Thursday, August 20, 2009

Olive oil is best remedy for stretch marks


Olive oil is best remedy for stretch marks

By Ria Francisco-Prieto
Philippine Daily Inquirer
First Posted 21:59:00 08/20/2009

AS MY BELLY grows bigger, I find myself staring at my legs and thighs and looking out for stretch marks.

I remember about a year ago I faced the same predicament. I don’t mind anything else about pregnancy but this. Everything else will fade after birth, even zits. Stretch marks stay on forever.

Luckily, I hardly got any with my first pregnancy. Thanks to olive oil. Yes, the one used for cooking. I would slather it on while my skin is still damp right after a shower. Although it was a bit thick and warm, it moistened my skin. Plus it was so much more less expensive.

When it’s too hot, I use Clarins tonic, which I fondly call my gold potion. I love the smell plus it leaves my skin supple. Not to mention, it’s formulated particularly for pregnancy like Phytolastil gel which I get from my OB gyne Dr. Greg Pastorfide. He told me his patients who’ve had twins used this and did not have a single stretch mark.

My fear of stretch marks is due to the white deep lines I have on my legs. These ones I got at pre-adolescence. It depressed me and it still makes me sad. Thus my vigilance toward these nasty lines.

Although our skin is fairly elastic, stretch marks happen when the skin is overstretched due to sudden weight gain or loss, growth or pregnancy. The best defense is always keep skin moisturized with lotion or oil. Applying shea butter on breasts, stomach, thighs and back area, they say, is the most effective remedy against stretch marks. Drinking water and taking vitamins daily keep skin healthy.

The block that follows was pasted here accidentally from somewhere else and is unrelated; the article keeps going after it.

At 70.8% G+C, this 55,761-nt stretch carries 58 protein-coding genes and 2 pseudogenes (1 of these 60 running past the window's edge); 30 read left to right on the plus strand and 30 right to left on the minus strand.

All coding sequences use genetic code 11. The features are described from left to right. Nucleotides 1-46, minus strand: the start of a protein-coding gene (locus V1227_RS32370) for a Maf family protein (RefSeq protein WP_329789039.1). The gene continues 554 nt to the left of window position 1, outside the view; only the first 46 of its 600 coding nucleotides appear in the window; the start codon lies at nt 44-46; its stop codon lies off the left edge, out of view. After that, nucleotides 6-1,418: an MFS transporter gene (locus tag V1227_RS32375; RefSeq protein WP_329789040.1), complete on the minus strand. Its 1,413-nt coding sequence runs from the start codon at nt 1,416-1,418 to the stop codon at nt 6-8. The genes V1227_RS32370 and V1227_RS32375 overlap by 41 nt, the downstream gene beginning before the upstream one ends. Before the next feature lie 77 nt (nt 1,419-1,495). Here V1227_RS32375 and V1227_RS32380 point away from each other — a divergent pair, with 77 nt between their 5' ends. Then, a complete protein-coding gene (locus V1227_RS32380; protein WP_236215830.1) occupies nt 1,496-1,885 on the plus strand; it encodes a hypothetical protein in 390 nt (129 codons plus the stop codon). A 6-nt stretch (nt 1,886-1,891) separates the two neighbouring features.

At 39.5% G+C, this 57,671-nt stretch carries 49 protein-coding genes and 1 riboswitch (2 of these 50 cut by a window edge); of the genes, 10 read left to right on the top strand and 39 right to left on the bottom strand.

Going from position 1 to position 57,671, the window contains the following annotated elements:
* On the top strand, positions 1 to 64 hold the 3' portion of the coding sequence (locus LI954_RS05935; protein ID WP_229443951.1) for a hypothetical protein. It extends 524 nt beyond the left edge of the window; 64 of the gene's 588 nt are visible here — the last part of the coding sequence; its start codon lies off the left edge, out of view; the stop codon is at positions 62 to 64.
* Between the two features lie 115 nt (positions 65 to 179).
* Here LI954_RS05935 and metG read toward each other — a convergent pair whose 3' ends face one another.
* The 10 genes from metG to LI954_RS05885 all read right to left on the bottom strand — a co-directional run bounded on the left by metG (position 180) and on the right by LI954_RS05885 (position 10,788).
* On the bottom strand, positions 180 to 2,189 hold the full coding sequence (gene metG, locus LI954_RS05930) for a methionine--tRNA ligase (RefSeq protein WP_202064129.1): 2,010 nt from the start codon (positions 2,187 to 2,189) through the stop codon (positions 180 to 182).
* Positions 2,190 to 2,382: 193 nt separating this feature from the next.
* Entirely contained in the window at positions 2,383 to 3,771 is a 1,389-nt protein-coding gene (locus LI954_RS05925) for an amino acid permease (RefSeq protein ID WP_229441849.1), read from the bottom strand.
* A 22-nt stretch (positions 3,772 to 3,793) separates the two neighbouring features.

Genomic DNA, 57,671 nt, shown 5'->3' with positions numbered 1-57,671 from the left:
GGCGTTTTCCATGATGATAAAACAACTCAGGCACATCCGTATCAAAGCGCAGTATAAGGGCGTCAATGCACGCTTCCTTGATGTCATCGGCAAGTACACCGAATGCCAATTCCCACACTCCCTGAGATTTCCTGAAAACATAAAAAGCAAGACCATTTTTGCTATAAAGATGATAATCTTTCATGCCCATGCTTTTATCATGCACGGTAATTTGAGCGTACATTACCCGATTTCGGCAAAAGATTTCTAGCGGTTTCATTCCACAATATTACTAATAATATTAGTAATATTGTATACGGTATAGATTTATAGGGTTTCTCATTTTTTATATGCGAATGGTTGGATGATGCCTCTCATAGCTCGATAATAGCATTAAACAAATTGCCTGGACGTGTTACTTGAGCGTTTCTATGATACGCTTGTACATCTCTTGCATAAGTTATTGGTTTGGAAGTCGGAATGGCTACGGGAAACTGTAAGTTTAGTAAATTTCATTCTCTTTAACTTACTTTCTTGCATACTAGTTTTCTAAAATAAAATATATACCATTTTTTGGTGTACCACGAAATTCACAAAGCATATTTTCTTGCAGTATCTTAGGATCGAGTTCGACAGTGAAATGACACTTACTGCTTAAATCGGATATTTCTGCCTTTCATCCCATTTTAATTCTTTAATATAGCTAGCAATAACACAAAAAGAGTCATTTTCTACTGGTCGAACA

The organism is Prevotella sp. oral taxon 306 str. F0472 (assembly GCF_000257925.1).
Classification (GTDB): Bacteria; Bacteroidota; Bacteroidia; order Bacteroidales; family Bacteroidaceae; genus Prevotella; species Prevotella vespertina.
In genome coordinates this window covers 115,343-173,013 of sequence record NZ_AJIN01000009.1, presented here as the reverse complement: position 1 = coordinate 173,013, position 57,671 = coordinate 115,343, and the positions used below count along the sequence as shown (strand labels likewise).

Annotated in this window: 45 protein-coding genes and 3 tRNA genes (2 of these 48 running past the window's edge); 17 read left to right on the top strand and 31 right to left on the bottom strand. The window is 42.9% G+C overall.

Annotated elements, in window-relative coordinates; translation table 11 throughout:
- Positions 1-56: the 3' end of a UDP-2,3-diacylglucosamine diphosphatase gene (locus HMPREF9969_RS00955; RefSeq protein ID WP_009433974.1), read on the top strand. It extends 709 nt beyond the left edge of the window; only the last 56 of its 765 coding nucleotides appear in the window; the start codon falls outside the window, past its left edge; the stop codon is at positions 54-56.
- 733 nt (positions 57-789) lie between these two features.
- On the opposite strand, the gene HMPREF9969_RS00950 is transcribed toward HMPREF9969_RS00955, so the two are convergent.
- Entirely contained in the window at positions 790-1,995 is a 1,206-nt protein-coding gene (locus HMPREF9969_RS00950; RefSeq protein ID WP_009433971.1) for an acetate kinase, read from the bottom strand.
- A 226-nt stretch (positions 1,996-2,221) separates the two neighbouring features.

There is so little that can be done once stretch marks appear. But there are treatments that can minimize their appearance.

Chemical peels are a common way to deal with stretch marks. A pretty high tolerance to pain is required, since there is a stinging sensation that comes with it. A dilute form of acid is used to remove the top layer of skin and give way to skin-cell production. More than one session is required and there is also a risk of additional scarring from the chemicals used.

Laser surgery is expensive and five to six sessions are needed. Also, it works best on stretch marks that are still reddish-purple. It stimulates skin growth and improvement continues up to six months after laser treatment.

Stretch-mark cream and ointment can be costly and rarely make stretch marks disappear. I have yet to find one or hear about one.

So as I stare at the pre-adolescent stretch marks on my thighs, I conclude the only way to win the war against stretch marks is by preventing them. Now I should stand up, hit the shower and apply oil while my skin is still damp.

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